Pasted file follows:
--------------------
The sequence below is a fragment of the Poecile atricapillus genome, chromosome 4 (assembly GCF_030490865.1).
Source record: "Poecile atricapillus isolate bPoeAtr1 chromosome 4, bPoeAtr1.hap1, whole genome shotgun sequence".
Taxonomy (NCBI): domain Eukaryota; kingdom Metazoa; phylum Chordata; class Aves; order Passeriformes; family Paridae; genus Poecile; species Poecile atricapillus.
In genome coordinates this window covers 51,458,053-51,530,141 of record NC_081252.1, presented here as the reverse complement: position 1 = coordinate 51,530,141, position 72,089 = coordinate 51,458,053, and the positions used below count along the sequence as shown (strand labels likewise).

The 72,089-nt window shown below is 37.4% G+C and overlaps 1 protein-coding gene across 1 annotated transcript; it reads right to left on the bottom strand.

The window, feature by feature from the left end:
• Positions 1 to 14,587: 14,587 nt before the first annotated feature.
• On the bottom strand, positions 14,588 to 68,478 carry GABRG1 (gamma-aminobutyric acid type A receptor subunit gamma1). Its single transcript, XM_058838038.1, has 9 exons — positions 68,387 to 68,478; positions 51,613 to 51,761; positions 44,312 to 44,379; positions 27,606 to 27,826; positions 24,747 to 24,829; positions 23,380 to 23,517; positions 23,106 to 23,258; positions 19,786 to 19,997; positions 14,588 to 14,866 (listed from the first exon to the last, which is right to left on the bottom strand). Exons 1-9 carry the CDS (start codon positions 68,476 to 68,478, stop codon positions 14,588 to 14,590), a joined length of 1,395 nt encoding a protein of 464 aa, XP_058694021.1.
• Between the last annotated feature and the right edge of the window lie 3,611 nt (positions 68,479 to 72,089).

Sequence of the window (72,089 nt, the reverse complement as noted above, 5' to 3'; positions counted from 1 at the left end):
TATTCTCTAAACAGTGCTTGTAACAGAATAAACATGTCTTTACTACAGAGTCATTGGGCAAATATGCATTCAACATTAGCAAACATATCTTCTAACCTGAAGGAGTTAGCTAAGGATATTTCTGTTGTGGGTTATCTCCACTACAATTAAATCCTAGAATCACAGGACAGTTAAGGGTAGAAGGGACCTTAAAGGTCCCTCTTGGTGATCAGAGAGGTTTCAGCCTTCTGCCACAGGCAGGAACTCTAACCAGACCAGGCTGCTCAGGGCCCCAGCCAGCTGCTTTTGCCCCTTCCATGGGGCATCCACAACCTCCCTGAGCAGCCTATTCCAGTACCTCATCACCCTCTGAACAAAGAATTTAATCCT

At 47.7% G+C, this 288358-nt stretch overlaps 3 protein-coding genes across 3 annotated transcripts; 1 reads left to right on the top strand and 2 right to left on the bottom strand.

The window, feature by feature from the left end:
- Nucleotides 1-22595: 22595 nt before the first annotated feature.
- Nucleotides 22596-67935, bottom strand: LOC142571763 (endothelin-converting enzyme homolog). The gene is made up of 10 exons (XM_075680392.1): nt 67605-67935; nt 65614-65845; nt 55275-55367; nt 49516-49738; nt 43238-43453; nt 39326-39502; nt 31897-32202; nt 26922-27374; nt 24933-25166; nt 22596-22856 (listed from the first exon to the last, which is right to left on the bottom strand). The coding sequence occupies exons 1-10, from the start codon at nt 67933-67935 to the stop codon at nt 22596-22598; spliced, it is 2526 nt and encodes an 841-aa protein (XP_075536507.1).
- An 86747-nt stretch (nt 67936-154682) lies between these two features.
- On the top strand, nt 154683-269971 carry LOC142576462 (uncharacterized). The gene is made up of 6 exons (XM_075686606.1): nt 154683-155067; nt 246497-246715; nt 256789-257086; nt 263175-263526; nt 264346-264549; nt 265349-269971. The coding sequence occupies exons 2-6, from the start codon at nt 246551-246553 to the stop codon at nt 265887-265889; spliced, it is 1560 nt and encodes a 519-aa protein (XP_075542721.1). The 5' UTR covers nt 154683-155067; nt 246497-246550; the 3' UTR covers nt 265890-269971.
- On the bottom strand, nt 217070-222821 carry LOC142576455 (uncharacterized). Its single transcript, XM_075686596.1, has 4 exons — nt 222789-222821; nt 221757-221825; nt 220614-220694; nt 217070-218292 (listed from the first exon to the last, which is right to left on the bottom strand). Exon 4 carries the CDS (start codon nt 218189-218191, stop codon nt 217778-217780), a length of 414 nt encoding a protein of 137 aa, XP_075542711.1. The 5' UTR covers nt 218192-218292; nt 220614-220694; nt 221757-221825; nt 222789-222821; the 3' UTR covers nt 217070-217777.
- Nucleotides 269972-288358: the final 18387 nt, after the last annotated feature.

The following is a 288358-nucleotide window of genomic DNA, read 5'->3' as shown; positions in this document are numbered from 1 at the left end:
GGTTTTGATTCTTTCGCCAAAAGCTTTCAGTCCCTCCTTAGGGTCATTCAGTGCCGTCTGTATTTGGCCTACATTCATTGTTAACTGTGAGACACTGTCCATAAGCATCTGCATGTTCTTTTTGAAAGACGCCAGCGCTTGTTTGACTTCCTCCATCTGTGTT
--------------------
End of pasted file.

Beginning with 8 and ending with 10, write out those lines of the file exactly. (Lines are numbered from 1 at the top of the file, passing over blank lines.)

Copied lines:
• On the bottom strand, positions 14,588 to 68,478 carry GABRG1 (gamma-aminobutyric acid type A receptor subunit gamma1). Its single transcript, XM_058838038.1, has 9 exons — positions 68,387 to 68,478; positions 51,613 to 51,761; positions 44,312 to 44,379; positions 27,606 to 27,826; positions 24,747 to 24,829; positions 23,380 to 23,517; positions 23,106 to 23,258; positions 19,786 to 19,997; positions 14,588 to 14,866 (listed from the first exon to the last, which is right to left on the bottom strand). Exons 1-9 carry the CDS (start codon positions 68,476 to 68,478, stop codon positions 14,588 to 14,590), a joined length of 1,395 nt encoding a protein of 464 aa, XP_058694021.1.
• Between the last annotated feature and the right edge of the window lie 3,611 nt (positions 68,479 to 72,089).

Sequence of the window (72,089 nt, the reverse complement as noted above, 5' to 3'; positions counted from 1 at the left end):